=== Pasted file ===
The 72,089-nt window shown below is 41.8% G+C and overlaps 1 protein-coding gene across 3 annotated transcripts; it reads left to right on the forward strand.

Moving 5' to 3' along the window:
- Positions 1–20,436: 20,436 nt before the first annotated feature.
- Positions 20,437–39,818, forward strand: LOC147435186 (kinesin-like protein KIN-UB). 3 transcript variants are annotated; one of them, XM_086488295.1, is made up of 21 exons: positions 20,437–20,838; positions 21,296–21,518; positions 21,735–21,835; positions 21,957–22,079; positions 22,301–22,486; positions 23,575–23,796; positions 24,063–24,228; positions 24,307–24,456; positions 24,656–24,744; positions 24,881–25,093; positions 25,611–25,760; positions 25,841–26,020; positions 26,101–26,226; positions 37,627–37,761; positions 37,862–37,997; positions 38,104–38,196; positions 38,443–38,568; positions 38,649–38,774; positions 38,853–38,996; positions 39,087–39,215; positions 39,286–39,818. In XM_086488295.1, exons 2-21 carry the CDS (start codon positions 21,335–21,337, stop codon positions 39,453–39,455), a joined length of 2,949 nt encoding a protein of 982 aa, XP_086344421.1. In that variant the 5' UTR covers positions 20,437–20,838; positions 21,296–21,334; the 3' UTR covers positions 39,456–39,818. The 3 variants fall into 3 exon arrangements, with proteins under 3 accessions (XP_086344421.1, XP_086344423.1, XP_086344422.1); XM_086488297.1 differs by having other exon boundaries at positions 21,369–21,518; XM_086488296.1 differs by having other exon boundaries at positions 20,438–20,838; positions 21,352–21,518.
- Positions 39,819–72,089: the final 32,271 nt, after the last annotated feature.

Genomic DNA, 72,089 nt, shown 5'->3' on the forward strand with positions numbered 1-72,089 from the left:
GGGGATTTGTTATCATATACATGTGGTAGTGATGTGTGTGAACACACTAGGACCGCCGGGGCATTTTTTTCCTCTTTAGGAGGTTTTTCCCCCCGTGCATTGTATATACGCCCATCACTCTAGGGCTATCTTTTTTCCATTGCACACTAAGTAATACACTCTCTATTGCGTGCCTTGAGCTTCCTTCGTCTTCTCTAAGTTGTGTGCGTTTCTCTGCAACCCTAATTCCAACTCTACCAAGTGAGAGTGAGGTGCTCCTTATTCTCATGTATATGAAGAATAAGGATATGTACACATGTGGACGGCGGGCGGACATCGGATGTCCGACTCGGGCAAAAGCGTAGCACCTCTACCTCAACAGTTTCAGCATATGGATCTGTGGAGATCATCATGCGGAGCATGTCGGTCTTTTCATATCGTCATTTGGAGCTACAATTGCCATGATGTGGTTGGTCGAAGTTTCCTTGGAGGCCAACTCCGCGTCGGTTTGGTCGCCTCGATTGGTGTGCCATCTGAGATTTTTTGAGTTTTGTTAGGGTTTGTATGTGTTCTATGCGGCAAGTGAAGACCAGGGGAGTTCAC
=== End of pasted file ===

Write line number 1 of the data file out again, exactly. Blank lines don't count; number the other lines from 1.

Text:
The 72,089-nt window shown below is 41.8% G+C and overlaps 1 protein-coding gene across 3 annotated transcripts; it reads left to right on the forward strand.